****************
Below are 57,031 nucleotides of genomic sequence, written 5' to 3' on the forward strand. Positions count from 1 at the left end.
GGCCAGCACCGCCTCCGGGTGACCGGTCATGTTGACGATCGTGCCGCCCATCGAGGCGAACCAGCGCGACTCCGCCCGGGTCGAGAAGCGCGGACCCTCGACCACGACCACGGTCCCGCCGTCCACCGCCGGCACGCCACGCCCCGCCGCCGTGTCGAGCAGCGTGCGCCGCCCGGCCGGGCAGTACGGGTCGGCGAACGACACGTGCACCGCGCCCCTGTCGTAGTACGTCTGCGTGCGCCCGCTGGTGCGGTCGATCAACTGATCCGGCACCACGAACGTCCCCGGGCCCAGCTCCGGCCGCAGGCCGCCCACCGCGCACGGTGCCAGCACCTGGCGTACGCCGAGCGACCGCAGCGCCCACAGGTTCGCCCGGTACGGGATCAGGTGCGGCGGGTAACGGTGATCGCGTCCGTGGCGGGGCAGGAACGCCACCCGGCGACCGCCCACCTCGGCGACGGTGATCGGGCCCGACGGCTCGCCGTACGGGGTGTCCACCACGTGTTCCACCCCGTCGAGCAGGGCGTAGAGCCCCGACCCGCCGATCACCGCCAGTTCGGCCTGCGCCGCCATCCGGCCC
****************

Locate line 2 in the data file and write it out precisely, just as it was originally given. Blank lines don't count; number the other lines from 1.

GGCCAGCACCGCCTCCGGGTGACCGGTCATGTTGACGATCGTGCCGCCCATCGAGGCGAACCAGCGCGACTCCGCCCGGGTCGAGAAGCGCGGACCCTCGACCACGACCACGGTCCCGCCGTCCACCGCCGGCACGCCACGCCCCGCCGCCGTGTCGAGCAGCGTGCGCCGCCCGGCCGGGCAGTACGGGTCGGCGAACGACACGTGCACCGCGCCCCTGTCGTAGTACGTCTGCGTGCGCCCGCTGGTGCGGTCGATCAACTGATCCGGCACCACGAACGTCCCCGGGCCCAGCTCCGGCCGCAGGCCGCCCACCGCGCACGGTGCCAGCACCTGGCGTACGCCGAGCGACCGCAGCGCCCACAGGTTCGCCCGGTACGGGATCAGGTGCGGCGGGTAACGGTGATCGCGTCCGTGGCGGGGCAGGAACGCCACCCGGCGACCGCCCACCTCGGCGACGGTGATCGGGCCCGACGGCTCGCCGTACGGGGTGTCCACCACGTGTTCCACCCCGTCGAGCAGGGCGTAGAGCCCCGACCCGCCGATCACCGCCAGTTCGGCCTGCGCCGCCATCCGGCCC